Thursday, July 29, 2010

Learning to cook


(From Friday, July 23) Today was my first attempt at making bidia (the local staple). Let me first emphasize the significance of bidia in Kasai! Nearly everyone eats bidia every day, at every major meal. It is the quintessential food. Recently we heard someone lamenting about a sick parent that she ‘could not eat at all’. When we probed further, the person said “She can only eat rice, beans, potatoes, greens, but not bidia. She doesn’t eat.” Further, instead of asking ‘how are you’, people will sometimes ask the more culturally classic question “Have you eaten bidia and matamba today?” We are often asked by strangers on the street “Have you eaten bidia today? Bidia with what?”

So, what is bidia? For those familiar with Africa, it is similar to Ugali (swahili), or foofoo (French?). Ingredients are flour and water. In Kasai, the flour is a mix of corn-flour and cassava flour. it is served in rounded hunks, and people pinch off a bit with their fingers and eat with other side-dishes such as matamba (cassava leaves). Imagine a large lump of play-dough, without the salt, and that gives you the look and feel of it. We started eating bidia our first day in Kasai, although we did not think we could eat it every day. Within our second week of living with families, we were eating it every day, and rather enjoying it. After a full month of bidia every day (and sometimes up to 5 times in a day!), we were very happy for a return to other foods for a week. We are in our own apartment now, and trying to get into a routine of mixing classic Kasai foods with some that are more familiar to our native taste-buds.

So—today was the first attempt! We have seen bidia made many times, and have both participated in the process on several occasions, so I decided before asking for further coaching, I wanted to try it myself. It has been a process of several days already—first, we had to get a pot. Then, after several attempts to get the large wooden spoon used for stirring, our cook found one today. We still do not have the small plastic bowl used for shaping the mutandas (rounded mounds), but we decided to make do. I heated the water, then added the first wave of corn-flour. Very quickly, I had a pot of lumps of flour—a bad sign! I stirred vigorously, trying to smash the lumps and get it smoother. We called in our cook for advice, and he just advised adding a little salt (which did not seem to do much for the lumps). I let it boil awhile, then added more corn-flour and some cassava flour, and the lumps seemed to smooth out. The dough got very stiff—perhaps slightly stiffer than bread dough. I add a little more flour, and put the pot on the floor. Holding the pot between the bottom of my feet, I stir with both hands, making sure all the flour is worked in.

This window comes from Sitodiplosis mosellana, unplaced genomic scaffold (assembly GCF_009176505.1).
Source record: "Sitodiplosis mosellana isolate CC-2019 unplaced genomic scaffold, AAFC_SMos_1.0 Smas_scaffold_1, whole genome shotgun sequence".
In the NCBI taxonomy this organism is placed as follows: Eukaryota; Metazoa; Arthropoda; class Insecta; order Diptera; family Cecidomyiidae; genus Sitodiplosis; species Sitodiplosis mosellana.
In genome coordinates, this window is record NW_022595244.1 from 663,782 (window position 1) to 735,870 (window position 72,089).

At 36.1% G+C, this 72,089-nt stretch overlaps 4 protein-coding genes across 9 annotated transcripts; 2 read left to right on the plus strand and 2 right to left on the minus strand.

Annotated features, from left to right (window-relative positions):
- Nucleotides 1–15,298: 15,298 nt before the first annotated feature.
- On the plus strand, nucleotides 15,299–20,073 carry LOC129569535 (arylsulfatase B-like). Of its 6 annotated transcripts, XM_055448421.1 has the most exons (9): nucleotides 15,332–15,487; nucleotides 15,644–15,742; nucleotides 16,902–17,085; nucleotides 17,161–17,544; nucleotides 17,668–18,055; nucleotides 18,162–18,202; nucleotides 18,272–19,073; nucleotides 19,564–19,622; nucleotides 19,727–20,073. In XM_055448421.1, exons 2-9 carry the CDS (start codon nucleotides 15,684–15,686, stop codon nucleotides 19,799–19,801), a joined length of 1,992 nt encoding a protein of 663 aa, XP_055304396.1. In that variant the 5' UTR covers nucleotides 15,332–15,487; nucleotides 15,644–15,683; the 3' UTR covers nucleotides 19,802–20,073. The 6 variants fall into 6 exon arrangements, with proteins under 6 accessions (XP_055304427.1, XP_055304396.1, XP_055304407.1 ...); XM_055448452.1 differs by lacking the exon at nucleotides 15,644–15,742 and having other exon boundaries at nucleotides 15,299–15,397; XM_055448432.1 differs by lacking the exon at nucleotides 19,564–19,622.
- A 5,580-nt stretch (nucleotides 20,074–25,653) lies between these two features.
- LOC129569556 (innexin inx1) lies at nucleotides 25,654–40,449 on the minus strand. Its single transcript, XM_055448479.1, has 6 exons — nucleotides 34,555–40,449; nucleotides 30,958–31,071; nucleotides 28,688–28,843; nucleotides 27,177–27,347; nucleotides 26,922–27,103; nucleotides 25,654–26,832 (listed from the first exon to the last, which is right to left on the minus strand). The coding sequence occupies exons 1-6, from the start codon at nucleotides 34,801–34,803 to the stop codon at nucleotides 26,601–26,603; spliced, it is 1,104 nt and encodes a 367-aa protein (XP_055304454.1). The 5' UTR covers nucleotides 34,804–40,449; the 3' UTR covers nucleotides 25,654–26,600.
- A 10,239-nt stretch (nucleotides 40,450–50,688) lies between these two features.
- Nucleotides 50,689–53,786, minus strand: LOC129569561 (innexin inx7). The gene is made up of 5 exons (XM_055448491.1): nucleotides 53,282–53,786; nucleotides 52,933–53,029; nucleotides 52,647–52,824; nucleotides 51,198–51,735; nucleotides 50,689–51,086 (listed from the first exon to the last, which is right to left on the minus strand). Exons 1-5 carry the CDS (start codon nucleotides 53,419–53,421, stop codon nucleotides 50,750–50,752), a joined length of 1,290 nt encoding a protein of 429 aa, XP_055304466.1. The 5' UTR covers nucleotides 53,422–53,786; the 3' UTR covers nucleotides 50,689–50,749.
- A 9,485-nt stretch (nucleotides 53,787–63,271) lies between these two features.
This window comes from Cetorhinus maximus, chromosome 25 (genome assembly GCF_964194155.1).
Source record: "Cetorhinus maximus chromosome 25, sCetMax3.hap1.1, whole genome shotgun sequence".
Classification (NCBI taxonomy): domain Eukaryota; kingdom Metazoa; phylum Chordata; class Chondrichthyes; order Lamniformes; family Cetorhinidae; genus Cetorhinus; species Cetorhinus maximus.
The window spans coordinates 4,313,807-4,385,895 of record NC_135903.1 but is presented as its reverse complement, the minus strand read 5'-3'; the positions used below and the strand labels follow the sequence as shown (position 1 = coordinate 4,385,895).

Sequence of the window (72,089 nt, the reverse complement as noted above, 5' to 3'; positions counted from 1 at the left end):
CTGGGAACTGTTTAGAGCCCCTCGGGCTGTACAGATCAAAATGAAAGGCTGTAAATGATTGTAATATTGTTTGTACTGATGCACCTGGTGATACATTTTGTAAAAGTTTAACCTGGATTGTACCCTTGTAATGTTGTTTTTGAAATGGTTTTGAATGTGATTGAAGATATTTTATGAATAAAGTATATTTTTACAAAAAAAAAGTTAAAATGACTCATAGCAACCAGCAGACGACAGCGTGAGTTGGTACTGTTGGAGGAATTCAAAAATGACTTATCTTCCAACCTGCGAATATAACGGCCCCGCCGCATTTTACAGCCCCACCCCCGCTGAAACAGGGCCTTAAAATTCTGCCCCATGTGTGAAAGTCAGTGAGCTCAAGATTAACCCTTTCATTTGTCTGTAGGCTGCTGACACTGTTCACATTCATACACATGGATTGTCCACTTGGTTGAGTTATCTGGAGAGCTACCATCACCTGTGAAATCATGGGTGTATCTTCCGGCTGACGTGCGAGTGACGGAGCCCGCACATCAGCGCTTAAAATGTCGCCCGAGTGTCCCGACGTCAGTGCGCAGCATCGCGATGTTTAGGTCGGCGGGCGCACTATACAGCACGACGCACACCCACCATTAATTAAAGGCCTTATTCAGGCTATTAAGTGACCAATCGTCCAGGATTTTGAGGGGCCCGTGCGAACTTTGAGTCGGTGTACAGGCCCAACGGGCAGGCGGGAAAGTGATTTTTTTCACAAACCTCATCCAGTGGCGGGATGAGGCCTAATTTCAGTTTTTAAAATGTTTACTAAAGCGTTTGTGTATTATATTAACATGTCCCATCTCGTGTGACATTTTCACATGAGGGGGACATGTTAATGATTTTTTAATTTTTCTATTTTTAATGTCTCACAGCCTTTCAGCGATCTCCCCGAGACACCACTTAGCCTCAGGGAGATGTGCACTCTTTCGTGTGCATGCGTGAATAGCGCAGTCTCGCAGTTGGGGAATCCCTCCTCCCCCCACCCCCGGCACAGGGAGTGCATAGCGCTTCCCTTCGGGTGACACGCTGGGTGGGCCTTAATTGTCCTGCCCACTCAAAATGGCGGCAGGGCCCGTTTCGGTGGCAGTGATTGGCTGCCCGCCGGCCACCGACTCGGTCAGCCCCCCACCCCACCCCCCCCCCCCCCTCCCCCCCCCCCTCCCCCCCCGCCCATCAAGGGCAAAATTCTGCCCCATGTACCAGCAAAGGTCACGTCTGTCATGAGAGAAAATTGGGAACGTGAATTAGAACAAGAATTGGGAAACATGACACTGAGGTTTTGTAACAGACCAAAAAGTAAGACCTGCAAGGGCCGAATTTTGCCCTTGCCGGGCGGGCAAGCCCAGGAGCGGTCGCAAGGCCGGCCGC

Making Bidia with Theresa Practicing making bidia with the help of Mama Theresa

Next step, making the mutandas. We used a glass bowl (since we did not have the small plastic bowl that is the standard here), and dipped it in water so that the dough would not stick. We scoop out some dough, then, flip it back into the pot to shape it again, the shake the bowl lightly to try to get the lump of bidia to form a rounded mound. The first mutanda is not too bad, but dough still sticks to the dish and makes subsequent rounds of bidia a real challenge. The dough is much stickier than it is supposed to be, but I’m not sure what to do about that at this point. We opt to push ahead, finish off the dough, and decide we will test it out. The bidia is not nearly as stiff as it should be, so it tastes wet and gross. I try to cover the taste with the greens and meat that go with it, but I still lost my appetite very quickly. Bob ate admirably, declaring “at least it is food!”, and even took seconds of the bidia!

So—it was a good attempt. We’ll have a few friends coach us for a time or two, and then try again on our own. It is an interesting aspect of culture here. Nearly everyone makes or eats bidia every day, and some people find it amusing how much of a challenge it is for us to learn to do it. We look forward to the day when making bidia becomes as routine for us as others in Kananga find it!

Friday, July 9, 2010


We moved into our apartment in Kananga on Monday. It was a much-anticipated move, after 8 months of traveling week to week, living out of a suitcase. We’ve been anticipating this move for many months now, and we are both excited about the prospect of getting ‘settled’. It is a slow process though…we do not yet have a way to cook, or curtains, or a barrel to store water in. But it is such a great feeling to have a place to call home!!

Our first day, we walked to town and bought some cleaning supplies. We are pacing ourselves, getting a few things each day that help make the house ‘functional’. Our quest to get set up is also proving to be a method of learning the town and connecting with people—a valuable lesson! But it does require a lot of patience.